Many argue that “civic duty” explains why Americans engage in politics, but what does civic duty mean, and does it mean the same thing across communities? Why are people from marginalized social groups often more likely than their more privileged counterparts to participate in high-cost political activities?
In The Obligation Mosaic, Allison P. Anoll shows that the obligations that bring people into the political world—or encourage them to stay away—vary systematically by race in the United States, with broad consequences for representation. Drawing on a rich mix of interviews, surveys, and experiments with Asian, Black, Latino, and White Americans, the book uncovers two common norms that centrally define concepts of obligation: honoring ancestors and helping those in need. Whether these norms lead different groups to politics depends on distinct racial histories and continued patterns of segregation.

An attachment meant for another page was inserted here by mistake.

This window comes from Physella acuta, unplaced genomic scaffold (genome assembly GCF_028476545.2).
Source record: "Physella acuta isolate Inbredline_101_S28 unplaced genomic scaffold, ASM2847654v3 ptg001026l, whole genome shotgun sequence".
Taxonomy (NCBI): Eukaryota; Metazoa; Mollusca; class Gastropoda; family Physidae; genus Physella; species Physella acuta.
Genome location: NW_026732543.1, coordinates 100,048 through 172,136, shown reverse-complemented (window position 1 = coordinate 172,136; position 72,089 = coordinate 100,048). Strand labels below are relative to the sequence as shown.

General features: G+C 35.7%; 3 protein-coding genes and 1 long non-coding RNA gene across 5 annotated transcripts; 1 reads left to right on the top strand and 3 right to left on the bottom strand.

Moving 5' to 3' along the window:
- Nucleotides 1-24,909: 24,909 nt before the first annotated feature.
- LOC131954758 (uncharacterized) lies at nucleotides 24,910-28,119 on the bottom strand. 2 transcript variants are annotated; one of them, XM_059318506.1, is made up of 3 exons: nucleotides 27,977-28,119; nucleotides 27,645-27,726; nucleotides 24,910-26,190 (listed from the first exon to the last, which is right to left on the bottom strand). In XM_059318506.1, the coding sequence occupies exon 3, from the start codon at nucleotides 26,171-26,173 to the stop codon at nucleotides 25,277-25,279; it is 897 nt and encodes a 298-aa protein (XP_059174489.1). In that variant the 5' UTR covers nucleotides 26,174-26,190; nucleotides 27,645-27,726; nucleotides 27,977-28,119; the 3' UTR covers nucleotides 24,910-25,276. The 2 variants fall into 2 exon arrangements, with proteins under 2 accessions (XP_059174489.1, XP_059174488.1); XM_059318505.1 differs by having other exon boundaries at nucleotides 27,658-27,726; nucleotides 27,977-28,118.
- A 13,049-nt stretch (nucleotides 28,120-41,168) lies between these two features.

Anoll’s findings not only help to explain patterns of participation but also provide a window into opportunities for change, suggesting how activists and parties might better mobilize marginalized citizens.